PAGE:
Why a website can be a waste of money
By Ingvar Grimsmo*
HOW do most law firms get new clients? The old-fashioned way. By holding free seminars, referrals from other lawyers and clients, newsletters and the old stand-by "send out many brochures and they will come" strategy. Personal contacts in the community help too. Lots of hand-shaking and schmoozing. It works, it has always worked. And it will continue to work. People do business with people.
However, a few years ago lawyers also caught on to the web. They envisaged mass exposure and a steady stream of potential clients calling them for an appointment. They signed up in droves with web designers to see who could create the most elaborate site. The results have often been dismal, to say the least. Most websites produce more spam than leads. Why?
Web designers and marketers alike have tried to create websites that inform and entice potential clients to contact the website owner, using three basic concepts:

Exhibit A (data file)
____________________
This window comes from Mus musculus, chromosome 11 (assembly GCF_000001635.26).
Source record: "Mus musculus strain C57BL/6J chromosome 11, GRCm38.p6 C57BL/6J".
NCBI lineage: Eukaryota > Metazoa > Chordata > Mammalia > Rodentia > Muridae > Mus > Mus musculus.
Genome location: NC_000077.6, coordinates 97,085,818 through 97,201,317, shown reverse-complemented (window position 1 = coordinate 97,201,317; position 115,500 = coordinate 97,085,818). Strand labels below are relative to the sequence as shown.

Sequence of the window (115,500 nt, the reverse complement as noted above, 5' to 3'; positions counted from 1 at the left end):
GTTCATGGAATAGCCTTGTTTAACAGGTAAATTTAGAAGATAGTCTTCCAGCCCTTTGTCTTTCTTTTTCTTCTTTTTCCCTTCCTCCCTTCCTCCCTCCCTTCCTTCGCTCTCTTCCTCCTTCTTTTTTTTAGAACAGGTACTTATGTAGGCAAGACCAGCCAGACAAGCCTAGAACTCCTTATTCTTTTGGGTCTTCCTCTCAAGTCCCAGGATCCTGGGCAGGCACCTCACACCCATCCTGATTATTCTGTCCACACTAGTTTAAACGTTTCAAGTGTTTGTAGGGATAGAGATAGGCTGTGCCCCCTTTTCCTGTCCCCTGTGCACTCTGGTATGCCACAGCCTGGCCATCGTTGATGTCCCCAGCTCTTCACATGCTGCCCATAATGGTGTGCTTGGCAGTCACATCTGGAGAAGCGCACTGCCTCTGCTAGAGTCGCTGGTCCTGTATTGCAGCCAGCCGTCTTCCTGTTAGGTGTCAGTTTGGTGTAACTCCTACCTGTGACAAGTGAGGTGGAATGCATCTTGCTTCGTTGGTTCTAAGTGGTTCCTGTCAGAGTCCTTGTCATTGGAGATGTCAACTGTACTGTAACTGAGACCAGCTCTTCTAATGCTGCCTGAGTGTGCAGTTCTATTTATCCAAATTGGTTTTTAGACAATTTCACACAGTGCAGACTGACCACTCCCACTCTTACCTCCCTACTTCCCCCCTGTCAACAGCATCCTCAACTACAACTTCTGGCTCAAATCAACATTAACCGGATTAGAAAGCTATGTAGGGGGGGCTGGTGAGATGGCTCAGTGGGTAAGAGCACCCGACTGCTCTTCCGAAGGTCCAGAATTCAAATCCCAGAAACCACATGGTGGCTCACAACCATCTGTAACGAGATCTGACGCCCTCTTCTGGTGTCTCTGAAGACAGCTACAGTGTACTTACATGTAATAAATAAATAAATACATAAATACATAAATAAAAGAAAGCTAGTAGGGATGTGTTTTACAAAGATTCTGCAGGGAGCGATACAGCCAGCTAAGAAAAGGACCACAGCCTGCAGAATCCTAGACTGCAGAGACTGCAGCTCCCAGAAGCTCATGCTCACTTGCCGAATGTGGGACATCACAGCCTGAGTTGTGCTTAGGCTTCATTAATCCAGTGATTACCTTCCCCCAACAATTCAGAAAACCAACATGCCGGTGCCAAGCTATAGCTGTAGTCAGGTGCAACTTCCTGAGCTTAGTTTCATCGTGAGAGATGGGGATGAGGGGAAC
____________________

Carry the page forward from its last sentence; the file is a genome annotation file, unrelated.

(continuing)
None of these approaches seems to work well. The info-sites are just that – information. They may meet the visitor’s need to get answers, but do nothing to persuade him or her to contact the information provider for help. The brochure site simply bores people to tears with self-interest verbiage and "award-winning" graphics design. And consumers are very weary of strong sales pitches, especially on the web.
Most law firm websites fall into one of these categories. And they spend a considerable amount of money creating these sites – wasting valuable money.
So what does
So now they are on the website of your elder law practice. What do they want to see first? Graphics? Pictures of your office? Your mission statement? No. They are seeking help – so the first answer they are looking for is: "Is this the right place for this problem?". What if your site comes right to the point and states: "Are you concerned about protecting your assets from nursing home expenses?" BAM. Now the visitor with exactly this problem will respond. Even better, your site immediately provides basic answers. Free of charge. In a friendly, non-threatening way. Just folks helping other folks. At this point the visitor is pleased. He or she has got some answers and is ready to move ahead seeking professional help. Where to go? Answer: "You have come to the right place. Call us and we’ll help you – you know we can!"
Point: answer the visitor’s most burning question before establishing credibility and seeking contact.
Why have a website in the first place if they don’t work well? There should be two main goals:
To have even a small chance of a productive website, you must: